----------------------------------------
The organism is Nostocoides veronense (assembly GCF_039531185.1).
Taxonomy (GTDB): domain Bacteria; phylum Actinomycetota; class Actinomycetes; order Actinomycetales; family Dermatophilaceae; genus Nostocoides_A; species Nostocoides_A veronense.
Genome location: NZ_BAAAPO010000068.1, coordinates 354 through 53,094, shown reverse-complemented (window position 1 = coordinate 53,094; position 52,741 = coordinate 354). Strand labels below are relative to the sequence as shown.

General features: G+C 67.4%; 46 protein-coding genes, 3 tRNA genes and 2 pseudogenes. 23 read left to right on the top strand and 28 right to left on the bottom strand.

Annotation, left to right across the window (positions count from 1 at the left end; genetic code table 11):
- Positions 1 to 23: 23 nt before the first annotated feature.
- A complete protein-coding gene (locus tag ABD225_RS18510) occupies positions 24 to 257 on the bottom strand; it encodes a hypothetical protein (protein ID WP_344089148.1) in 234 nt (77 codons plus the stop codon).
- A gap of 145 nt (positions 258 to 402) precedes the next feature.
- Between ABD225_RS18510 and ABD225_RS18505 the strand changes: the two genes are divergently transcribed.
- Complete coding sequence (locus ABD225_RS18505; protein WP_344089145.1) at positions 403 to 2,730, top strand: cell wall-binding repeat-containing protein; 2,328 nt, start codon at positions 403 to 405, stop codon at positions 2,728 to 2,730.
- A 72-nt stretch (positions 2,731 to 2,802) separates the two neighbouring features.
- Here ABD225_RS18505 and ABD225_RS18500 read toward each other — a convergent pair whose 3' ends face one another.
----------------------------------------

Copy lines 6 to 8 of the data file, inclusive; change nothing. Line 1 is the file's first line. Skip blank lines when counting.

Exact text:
- Positions 1 to 23: 23 nt before the first annotated feature.
- A complete protein-coding gene (locus tag ABD225_RS18510) occupies positions 24 to 257 on the bottom strand; it encodes a hypothetical protein (protein ID WP_344089148.1) in 234 nt (77 codons plus the stop codon).
- A gap of 145 nt (positions 258 to 402) precedes the next feature.